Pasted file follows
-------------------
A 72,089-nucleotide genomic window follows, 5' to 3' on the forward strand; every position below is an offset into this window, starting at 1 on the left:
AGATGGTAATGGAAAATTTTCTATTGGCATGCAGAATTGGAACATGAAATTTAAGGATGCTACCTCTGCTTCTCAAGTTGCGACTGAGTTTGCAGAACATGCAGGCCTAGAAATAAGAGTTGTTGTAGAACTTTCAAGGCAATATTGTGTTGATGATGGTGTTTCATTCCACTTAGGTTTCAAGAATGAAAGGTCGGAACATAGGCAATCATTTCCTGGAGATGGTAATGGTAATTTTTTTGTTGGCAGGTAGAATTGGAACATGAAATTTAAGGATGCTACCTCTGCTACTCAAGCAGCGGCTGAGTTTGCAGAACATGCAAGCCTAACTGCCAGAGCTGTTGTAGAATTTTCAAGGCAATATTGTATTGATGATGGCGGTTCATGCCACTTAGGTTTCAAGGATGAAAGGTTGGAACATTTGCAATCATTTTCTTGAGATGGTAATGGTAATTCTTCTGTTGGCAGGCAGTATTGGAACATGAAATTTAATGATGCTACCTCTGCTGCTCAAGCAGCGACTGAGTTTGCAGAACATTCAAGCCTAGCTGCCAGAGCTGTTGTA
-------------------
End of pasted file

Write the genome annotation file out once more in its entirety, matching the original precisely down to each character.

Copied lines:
A 72,089-nucleotide genomic window follows, 5' to 3' on the forward strand; every position below is an offset into this window, starting at 1 on the left:
AGATGGTAATGGAAAATTTTCTATTGGCATGCAGAATTGGAACATGAAATTTAAGGATGCTACCTCTGCTTCTCAAGTTGCGACTGAGTTTGCAGAACATGCAGGCCTAGAAATAAGAGTTGTTGTAGAACTTTCAAGGCAATATTGTGTTGATGATGGTGTTTCATTCCACTTAGGTTTCAAGAATGAAAGGTCGGAACATAGGCAATCATTTCCTGGAGATGGTAATGGTAATTTTTTTGTTGGCAGGTAGAATTGGAACATGAAATTTAAGGATGCTACCTCTGCTACTCAAGCAGCGGCTGAGTTTGCAGAACATGCAAGCCTAACTGCCAGAGCTGTTGTAGAATTTTCAAGGCAATATTGTATTGATGATGGCGGTTCATGCCACTTAGGTTTCAAGGATGAAAGGTTGGAACATTTGCAATCATTTTCTTGAGATGGTAATGGTAATTCTTCTGTTGGCAGGCAGTATTGGAACATGAAATTTAATGATGCTACCTCTGCTGCTCAAGCAGCGACTGAGTTTGCAGAACATTCAAGCCTAGCTGCCAGAGCTGTTGTA